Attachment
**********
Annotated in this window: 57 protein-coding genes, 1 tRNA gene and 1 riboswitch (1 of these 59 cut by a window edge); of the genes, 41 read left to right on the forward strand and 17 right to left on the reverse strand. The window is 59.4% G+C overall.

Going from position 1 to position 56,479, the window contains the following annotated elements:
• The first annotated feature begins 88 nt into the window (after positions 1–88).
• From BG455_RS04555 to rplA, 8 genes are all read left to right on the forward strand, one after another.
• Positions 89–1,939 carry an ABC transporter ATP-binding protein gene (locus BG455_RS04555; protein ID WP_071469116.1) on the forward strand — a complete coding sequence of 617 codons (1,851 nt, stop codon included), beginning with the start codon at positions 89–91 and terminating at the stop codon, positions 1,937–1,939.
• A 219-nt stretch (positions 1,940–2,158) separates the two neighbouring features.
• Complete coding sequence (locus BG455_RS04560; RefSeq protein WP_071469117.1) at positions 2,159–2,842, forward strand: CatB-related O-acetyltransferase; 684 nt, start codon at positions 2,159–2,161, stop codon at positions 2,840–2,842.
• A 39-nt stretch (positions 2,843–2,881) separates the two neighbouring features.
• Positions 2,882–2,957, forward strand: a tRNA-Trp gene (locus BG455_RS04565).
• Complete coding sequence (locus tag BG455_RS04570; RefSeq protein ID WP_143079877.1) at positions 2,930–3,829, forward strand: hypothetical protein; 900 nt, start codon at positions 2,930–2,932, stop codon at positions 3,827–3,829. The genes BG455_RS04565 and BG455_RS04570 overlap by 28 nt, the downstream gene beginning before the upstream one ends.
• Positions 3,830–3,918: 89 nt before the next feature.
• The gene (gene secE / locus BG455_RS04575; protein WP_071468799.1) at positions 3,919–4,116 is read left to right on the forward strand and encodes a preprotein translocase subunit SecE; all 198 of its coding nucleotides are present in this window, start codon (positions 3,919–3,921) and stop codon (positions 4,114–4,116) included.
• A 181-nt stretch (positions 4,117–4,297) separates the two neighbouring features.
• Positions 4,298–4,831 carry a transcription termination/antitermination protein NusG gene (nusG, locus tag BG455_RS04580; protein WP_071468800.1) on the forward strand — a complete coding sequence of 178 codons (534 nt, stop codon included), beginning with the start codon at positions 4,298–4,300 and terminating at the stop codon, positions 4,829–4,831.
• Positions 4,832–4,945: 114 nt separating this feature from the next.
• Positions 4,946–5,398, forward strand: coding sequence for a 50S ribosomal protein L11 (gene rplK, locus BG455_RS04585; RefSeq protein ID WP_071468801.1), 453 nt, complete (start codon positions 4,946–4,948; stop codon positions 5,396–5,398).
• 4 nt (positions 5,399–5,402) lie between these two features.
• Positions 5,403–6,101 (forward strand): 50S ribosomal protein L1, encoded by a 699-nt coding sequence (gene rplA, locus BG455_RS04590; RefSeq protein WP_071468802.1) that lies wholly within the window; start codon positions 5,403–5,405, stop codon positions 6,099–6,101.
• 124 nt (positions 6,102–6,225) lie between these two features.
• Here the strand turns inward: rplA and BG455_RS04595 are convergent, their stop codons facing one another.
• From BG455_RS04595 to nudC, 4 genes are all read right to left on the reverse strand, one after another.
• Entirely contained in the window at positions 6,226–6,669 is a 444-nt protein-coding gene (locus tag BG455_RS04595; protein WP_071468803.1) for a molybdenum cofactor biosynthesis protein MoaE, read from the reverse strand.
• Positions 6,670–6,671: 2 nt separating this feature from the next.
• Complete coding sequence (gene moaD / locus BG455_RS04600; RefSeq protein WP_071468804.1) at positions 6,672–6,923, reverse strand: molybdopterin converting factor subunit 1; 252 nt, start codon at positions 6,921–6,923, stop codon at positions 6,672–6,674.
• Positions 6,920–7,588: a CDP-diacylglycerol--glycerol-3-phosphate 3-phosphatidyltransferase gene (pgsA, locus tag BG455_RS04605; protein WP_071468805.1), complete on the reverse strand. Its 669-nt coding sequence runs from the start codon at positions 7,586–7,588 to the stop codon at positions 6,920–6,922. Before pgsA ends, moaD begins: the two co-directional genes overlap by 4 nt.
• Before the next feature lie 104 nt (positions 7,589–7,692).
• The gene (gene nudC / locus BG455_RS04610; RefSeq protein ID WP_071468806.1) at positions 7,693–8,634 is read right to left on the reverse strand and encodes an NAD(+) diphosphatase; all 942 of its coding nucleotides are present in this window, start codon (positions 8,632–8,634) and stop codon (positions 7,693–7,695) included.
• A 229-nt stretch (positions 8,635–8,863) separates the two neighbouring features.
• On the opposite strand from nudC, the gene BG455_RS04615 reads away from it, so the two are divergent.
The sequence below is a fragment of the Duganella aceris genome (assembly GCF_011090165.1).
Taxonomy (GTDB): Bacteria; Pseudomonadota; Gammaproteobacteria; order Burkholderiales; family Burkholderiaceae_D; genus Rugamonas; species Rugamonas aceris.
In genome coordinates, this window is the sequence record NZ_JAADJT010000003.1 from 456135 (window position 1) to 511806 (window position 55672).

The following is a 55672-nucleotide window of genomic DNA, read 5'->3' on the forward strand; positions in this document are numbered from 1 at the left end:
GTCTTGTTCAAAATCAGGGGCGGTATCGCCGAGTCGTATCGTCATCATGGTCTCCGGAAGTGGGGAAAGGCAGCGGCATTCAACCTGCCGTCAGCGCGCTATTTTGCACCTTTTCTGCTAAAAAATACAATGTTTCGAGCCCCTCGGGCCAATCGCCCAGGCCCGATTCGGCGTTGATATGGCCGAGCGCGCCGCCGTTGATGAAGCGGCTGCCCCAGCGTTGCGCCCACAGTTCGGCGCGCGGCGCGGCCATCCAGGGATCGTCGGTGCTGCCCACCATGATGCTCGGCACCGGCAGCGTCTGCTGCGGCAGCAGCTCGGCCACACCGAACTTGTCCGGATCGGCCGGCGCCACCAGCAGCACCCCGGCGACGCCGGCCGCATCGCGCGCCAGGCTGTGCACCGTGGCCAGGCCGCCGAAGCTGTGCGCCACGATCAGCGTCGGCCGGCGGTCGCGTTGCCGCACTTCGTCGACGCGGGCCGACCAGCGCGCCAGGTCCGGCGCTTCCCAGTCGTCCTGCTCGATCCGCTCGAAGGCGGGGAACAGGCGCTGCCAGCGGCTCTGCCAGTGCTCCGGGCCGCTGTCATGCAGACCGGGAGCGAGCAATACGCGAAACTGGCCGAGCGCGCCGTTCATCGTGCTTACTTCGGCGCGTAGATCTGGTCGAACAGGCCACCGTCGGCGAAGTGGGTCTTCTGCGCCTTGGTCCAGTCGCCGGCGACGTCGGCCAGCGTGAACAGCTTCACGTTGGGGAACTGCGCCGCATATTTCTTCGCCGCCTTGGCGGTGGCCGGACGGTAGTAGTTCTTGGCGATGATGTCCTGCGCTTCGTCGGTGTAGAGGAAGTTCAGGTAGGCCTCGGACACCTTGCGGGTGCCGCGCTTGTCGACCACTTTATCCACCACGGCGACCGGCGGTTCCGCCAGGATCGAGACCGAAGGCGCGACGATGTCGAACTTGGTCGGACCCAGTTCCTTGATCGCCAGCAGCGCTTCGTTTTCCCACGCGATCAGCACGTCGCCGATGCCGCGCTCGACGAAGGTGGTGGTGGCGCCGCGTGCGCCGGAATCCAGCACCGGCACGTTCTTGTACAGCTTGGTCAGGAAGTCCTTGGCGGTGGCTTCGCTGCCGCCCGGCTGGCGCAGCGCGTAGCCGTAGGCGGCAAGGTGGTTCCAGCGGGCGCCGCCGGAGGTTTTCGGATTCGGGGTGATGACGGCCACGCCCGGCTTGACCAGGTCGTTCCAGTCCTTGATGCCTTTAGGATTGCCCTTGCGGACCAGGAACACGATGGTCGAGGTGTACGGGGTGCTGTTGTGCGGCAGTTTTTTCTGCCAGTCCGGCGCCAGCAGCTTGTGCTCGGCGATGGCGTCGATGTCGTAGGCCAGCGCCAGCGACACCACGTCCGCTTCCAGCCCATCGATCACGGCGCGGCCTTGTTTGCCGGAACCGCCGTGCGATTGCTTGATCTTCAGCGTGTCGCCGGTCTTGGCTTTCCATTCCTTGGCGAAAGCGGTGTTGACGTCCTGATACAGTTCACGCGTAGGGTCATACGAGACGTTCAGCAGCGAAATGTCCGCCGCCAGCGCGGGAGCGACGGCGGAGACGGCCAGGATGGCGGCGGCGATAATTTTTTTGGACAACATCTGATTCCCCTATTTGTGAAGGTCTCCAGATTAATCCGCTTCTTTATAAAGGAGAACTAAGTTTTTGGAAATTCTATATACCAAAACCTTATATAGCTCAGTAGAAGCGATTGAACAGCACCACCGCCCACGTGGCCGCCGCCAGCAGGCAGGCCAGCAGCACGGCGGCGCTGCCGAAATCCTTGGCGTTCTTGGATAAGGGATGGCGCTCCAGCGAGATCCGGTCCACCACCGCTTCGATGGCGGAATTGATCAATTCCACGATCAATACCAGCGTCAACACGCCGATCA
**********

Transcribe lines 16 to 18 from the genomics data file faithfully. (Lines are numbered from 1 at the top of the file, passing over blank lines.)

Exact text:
• Positions 4,946–5,398, forward strand: coding sequence for a 50S ribosomal protein L11 (gene rplK, locus BG455_RS04585; RefSeq protein ID WP_071468801.1), 453 nt, complete (start codon positions 4,946–4,948; stop codon positions 5,396–5,398).
• 4 nt (positions 5,399–5,402) lie between these two features.
• Positions 5,403–6,101 (forward strand): 50S ribosomal protein L1, encoded by a 699-nt coding sequence (gene rplA, locus BG455_RS04590; RefSeq protein WP_071468802.1) that lies wholly within the window; start codon positions 5,403–5,405, stop codon positions 6,099–6,101.